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    ABSTRACT: Huntington's disease (HD) is a fatal neurodegenerative disorder caused by an expanded polyglutamine repeat in the huntingtin protein. Neuropathology in the basal ganglia and in the cerebral cortex has been linked to the motor and cognitive symptoms whereas recent work has suggested that the hypothalamus might be involved in the metabolic dysfunction. Several mouse models of HD that display metabolic dysfunction have hypothalamic pathology, and expression of mutant huntingtin in the hypothalamus has been causally linked to the development of metabolic dysfunction in mice. Although the pathogenic mechanisms by which mutant huntingtin exerts its toxic functions in the HD brain are not fully known, several studies have implicated a role for the lysososomal degradation pathway of autophagy. Interestingly, changes in autophagy in the hypothalamus have been associated with the development of metabolic dysfunction in wild-type mice. We hypothesized that expression of mutant huntingtin might lead to changes in the autophagy pathway in the hypothalamus in mice with metabolic dysfunction. We therefore investigated whether there were changes in basal levels of autophagy in a mouse model expressing a fragment of 853 amino acids of mutant huntingtin selectively in the hypothalamus using a recombinant adeno-associate viral vector approach as well as in the transgenic BACHD mice. We performed qRT-PCR and Western blot to investigate the mRNA and protein expression levels of selected autophagy markers. Our results show that basal levels of autophagy are maintained in the hypothalamus despite the presence of metabolic dysfunction in both mouse models. Furthermore, although there were no major changes in autophagy in the striatum and cortex of BACHD mice, we detected modest, but significant differences in levels of some markers in mice at 12 months of age. Taken together, our results indicate that overexpression of mutant huntingtin in mice do not significantly perturb basal levels of autophagy.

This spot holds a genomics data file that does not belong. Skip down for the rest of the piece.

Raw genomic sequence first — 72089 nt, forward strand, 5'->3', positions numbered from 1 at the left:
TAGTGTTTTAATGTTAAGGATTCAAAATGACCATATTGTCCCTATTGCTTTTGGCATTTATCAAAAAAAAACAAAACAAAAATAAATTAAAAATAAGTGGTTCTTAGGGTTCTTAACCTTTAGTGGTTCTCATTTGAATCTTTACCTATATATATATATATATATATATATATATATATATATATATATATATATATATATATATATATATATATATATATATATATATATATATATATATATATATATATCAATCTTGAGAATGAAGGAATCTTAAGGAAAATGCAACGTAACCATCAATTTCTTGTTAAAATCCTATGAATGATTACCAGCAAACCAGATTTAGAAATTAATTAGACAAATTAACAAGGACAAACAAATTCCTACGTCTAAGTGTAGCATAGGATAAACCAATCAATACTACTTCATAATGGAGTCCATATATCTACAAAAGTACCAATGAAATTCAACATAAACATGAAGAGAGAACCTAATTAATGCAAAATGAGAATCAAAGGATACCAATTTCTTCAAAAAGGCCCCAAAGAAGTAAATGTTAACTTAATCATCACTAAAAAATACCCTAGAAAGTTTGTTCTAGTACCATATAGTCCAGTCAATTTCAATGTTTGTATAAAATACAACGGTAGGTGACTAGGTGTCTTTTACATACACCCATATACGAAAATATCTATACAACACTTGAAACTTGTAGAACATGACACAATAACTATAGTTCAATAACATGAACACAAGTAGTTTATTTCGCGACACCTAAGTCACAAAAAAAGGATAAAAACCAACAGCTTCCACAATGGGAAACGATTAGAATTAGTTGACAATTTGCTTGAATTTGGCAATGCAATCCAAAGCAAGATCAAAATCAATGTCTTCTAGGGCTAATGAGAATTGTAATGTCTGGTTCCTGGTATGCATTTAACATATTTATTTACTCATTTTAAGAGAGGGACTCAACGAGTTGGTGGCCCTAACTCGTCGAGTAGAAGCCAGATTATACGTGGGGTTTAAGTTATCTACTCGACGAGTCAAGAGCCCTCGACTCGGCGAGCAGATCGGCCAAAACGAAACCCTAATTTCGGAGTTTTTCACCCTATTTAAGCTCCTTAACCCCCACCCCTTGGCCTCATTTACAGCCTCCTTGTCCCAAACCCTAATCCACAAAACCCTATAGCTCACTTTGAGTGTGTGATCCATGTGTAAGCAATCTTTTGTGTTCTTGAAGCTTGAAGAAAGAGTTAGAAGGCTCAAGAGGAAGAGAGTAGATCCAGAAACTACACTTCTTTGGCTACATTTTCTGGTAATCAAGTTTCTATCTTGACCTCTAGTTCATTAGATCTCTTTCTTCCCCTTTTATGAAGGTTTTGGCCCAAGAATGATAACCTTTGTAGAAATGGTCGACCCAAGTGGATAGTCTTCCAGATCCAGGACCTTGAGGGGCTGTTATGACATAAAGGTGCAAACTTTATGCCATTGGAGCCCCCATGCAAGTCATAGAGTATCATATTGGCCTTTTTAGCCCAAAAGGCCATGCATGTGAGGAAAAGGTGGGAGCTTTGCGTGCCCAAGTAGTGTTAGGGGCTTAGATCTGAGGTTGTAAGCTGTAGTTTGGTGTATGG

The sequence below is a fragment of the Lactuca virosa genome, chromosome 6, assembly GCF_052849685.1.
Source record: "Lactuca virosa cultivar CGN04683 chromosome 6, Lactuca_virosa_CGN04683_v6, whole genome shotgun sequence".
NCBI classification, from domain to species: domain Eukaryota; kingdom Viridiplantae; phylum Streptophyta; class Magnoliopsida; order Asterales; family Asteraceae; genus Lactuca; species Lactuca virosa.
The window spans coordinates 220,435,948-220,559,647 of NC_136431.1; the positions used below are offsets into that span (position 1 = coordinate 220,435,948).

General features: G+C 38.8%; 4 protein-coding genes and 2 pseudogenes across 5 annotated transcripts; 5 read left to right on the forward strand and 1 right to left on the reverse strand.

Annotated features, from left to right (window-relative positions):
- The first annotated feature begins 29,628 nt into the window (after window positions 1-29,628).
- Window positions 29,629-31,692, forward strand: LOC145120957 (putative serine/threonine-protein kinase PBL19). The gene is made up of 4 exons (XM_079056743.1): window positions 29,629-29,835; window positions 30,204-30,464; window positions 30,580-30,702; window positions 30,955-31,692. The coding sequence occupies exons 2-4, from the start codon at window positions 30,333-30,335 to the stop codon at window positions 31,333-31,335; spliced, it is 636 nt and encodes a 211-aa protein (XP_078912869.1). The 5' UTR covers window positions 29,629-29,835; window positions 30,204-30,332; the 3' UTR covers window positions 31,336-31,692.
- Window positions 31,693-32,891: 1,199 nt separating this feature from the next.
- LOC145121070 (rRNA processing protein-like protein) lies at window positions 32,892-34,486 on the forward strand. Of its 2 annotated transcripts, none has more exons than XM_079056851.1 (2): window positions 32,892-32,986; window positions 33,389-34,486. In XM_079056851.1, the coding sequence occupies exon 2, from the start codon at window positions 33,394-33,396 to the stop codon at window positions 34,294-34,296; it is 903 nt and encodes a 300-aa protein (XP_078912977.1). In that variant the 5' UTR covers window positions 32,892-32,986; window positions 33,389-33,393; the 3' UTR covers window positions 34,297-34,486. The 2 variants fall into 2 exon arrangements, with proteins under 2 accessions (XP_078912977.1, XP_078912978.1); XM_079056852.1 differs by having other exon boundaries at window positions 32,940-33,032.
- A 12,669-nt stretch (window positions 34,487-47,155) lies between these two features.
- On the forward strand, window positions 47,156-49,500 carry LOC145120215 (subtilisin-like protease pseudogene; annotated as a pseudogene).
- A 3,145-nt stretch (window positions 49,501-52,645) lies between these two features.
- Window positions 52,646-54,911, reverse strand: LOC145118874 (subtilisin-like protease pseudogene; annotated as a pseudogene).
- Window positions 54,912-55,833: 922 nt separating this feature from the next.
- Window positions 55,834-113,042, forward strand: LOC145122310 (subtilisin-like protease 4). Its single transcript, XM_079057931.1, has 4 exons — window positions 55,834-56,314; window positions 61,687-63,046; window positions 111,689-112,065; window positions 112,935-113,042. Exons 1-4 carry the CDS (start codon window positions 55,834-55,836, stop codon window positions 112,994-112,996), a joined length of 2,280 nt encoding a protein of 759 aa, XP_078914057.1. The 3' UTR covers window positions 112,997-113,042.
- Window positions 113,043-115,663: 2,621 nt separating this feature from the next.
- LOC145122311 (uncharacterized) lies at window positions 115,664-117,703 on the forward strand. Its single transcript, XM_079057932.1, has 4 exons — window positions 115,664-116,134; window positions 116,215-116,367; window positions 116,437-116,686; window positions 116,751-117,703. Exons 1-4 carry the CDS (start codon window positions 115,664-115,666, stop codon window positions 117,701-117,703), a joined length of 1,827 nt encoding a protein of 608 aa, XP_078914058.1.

PLoS ONE 12/2013; 8(12):e83050. DOI:10.1371/journal.pone.0083050 · 3.23 Impact Factor